On the defensive, GNOME has the ability to do everything I need/want. It's a simple and elegant design, which means I don't need to customize it and rip out applications to slim it down. For me, at least, it is very intuitive when I need to make a change or add something to it. The biggest priority for me is system resources; it is not uncommon for my computer to be pushing the max limit because of the magnitude of the programs I run.

Chris Stackpole

You make a good point about GNOME using fewer resources than KDE. However, when I really want to minimize the resources used by a desktop, I run IceWM or Fluxbox. To each his own—Ed.

Make Innovation Not Duplication

[There is] a real challenge to those who design user interfaces for Linux. In order for Linux truly to eclipse Microsoft on the desktop, it is not enough to be “as good as Windows”. It has to set a new paradigm, one in which productivity surpasses anything possible with Windows.

To paraphrase your comments [see etc/rant, March 2006]: choice is nice, but it's not an end in itself. If you have only crap to choose from, then choice means nothing. We don't need to have a choice among user interfaces that are basically patterned after what Microsoft has established. We need to be able to choose a better way of doing things with a computer in general. We need a better paradigm of user interface. We need something that really emulates the way we think as humans, and not how Microsoft believes we should think.

Ken Peterson

Make Raves Not Rants

I've been a subscriber for five years or so. If the badgering rants of Petreley continue, I'm canceling. In fact, I don't want to read any rants. I like raves.

John Elliott

We print raves. See the raves about the rant column, for example—Ed.

KOffice Live Links

I'm a happy reader of LJ next to also being a core programmer of KWord and several of the other KOffice components. As your article went over a core feature [see the February 2006 etc/rant column], and you apparently missed some aspects of it, I would like to invite you to do a more thorough review of the capabilities of KOffice. In direct reference to your article, I can inform you that in KOffice the OLE kind of embedding is actually done quite innovatively (since 1999 already), and much like you have witnessed in EIOffice, there is a way to keep the embedded document external so that the chart and spreadsheet data is updated whenever the external document is edited.

Thomas Zander

I couldn't find the way to do what you described. It obviously isn't as simple as the EIOffice method, which is simply “copy” and then “paste link”—Ed.

Boobies out of Place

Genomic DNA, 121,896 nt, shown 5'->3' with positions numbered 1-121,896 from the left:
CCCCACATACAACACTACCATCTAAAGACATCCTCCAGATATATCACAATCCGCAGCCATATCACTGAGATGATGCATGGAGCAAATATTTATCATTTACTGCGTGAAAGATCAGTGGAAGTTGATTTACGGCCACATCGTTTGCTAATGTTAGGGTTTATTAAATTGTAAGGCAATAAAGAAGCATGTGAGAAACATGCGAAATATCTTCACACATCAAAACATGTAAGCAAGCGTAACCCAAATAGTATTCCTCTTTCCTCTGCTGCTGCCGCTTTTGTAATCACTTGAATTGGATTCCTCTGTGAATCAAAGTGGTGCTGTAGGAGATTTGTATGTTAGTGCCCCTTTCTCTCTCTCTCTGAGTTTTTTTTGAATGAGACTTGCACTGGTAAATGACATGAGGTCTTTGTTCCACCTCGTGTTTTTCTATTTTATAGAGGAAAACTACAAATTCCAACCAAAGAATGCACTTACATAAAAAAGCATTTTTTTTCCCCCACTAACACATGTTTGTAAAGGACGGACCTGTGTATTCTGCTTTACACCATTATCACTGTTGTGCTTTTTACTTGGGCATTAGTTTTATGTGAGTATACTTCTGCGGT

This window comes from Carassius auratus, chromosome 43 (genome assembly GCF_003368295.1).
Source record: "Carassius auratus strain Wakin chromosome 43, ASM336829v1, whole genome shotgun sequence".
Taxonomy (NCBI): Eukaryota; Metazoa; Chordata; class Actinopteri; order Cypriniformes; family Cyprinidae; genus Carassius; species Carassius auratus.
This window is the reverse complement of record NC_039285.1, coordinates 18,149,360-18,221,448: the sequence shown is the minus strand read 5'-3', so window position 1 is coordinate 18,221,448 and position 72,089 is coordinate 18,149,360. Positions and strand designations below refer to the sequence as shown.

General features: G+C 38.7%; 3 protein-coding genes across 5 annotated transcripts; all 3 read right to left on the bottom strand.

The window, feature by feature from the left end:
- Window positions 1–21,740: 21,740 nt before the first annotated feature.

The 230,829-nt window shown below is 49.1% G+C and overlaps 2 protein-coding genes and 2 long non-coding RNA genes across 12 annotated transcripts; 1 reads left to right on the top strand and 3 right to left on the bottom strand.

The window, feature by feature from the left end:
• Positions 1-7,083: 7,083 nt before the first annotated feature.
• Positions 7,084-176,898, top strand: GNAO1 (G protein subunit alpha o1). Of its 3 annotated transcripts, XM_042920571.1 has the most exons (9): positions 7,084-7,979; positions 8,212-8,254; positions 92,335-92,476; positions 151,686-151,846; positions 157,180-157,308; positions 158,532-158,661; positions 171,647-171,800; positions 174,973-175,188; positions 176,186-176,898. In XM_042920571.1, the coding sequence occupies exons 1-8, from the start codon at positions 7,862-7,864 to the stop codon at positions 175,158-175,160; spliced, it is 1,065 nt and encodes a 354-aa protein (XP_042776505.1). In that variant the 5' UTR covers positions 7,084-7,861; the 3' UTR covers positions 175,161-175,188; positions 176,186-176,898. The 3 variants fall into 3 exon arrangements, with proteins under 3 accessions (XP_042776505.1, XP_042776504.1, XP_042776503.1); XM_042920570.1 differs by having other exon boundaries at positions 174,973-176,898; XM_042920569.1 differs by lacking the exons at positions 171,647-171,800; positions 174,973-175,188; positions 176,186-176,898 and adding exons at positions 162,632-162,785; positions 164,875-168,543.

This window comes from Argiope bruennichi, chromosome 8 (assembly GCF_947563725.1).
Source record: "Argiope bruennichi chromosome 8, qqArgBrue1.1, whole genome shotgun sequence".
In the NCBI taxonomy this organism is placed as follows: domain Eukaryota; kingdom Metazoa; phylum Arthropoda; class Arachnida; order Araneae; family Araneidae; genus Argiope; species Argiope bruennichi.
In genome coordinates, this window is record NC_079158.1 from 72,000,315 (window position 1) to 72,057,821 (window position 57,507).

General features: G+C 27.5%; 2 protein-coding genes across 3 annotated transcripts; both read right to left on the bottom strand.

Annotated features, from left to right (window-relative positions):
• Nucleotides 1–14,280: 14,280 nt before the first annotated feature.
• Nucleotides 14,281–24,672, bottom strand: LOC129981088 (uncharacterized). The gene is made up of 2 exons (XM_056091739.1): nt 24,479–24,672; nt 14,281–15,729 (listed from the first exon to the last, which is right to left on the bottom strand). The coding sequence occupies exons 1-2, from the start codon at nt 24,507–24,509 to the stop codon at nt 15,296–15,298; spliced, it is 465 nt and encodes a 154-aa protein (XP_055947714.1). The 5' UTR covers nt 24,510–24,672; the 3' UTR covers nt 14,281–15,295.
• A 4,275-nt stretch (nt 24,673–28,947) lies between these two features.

I found the cartoon with reference to “boobies” out of place in a professional magazine. It was hard for me to enjoy reading the March 2006 issue of Linux Journal. My mind kept wandering to such places as pondering if my coworkers were thinking about my “boobies” while I was trying to convey sophisticated technical material, perhaps in defense of our Linux operating systems.

Linda Hedges

Why Isn't etc/rant LSB-Compliant?

Wouldn't it be more appropriate to call your column “var/rant” rather than “etc/rant”? Given the context of the column, it's not implied that one should take the content as fact, but rather coincidental output based on certain circumstances. Just a thought....

Ken Peterson

You're probably right, but you gave it much more thought than I did—Ed.

Skype Hype

In the January 2006 issue of Linux Journal, (Home Projects) there was an article regarding using a Linux-based Skype Server for your home telephone service [see Andrew Sheppard's “Build a Linux-Based Skype Server for Your Home Phone System”]. I set up the server using Fedora Core 3, following the article every step, until I completed installing SkypeMate. Long story short, it didn't work. Please help.


Andrew Sheppard replies: Linux is, sadly, the poor cousin of Windows in terms of hardware driver support. However, there's an open-source project for Linux to provide independent drivers and support for the Yealink B2K USB/PSTN phone adapter. Here are the links: savannah.nongnu.org/projects/usbb2k-api and memeteau.free.fr/usbb2k.

The default mode may be different depending on what version of the B2K adapter you have, and who re-badged it (they all come from the Yealink factory, as far as I can tell). In my case, leaving the PSTN line unplugged will leave the adapter in USB mode by default.